HC: Swallow is your directorial debut. How difficult was it to get the project off the ground?

CMD: Getting a film made is a fascinating process. My late, great teacher at NYU, Bill Reilly, would always say "script is coin of the realm". The early stages involved perfecting the screenplay as much as I could, writing and rewriting until I felt confident sending it out. The sacred bond between the producer and the director is the catalyst that brings a film into being. I ...

SHARE: READ MORE
Interview with Paul Davis, director of Uncanny Annie
Posted on Wednesday 16th October 2019

Ahead of the International premiere of Uncanny Annie at Arrow Video FrightFest Halloween 2019, director Paul Davis reflects on working for Blumhouse, bemoans attitudes to British genre film funding and reveals the movies that inspire him the most...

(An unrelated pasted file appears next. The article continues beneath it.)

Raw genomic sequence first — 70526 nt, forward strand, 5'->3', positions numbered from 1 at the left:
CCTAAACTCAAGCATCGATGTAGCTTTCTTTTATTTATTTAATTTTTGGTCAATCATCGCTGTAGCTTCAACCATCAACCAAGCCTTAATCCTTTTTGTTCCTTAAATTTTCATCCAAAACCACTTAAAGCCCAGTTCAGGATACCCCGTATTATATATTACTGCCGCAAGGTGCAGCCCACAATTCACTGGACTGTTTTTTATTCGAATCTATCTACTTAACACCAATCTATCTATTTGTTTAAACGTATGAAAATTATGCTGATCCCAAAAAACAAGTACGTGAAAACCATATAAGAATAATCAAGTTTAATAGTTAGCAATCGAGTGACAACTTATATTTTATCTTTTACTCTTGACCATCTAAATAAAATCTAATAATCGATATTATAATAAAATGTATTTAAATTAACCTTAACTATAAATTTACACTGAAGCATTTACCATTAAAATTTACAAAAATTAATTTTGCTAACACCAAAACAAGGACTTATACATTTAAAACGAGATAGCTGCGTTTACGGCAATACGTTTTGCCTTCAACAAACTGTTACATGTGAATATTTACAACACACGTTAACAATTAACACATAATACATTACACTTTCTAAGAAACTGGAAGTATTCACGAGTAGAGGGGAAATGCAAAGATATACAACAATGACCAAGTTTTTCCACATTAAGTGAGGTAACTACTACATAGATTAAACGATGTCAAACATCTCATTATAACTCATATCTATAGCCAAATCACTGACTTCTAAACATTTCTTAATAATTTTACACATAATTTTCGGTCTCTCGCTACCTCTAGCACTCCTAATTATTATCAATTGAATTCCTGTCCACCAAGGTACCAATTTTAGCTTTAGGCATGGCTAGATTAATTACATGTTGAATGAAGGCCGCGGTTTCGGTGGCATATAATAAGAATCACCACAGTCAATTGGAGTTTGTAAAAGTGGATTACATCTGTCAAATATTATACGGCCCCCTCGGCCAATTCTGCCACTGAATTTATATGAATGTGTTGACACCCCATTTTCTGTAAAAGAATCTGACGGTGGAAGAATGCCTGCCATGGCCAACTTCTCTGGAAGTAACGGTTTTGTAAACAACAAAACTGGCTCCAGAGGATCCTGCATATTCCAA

HC: Tell us how Uncanny Annie came about?

PD: Uncanny Annie is my second movie for Blumhouse as part of Hulu's Into The Dark movie series. I had the opportunity to actually kick off last October with a feature adaptation of my short film The Body (which had its world premiere at FF in 2013). The concept was to release a movie a month, for twelve months, with each revolving around a holiday or particular day for the month of its released. With The Bod...

SHARE: READ MORE
Interview with Lars Klevberg, director of Child's Play (2019)
Posted on Thursday 10th October 2019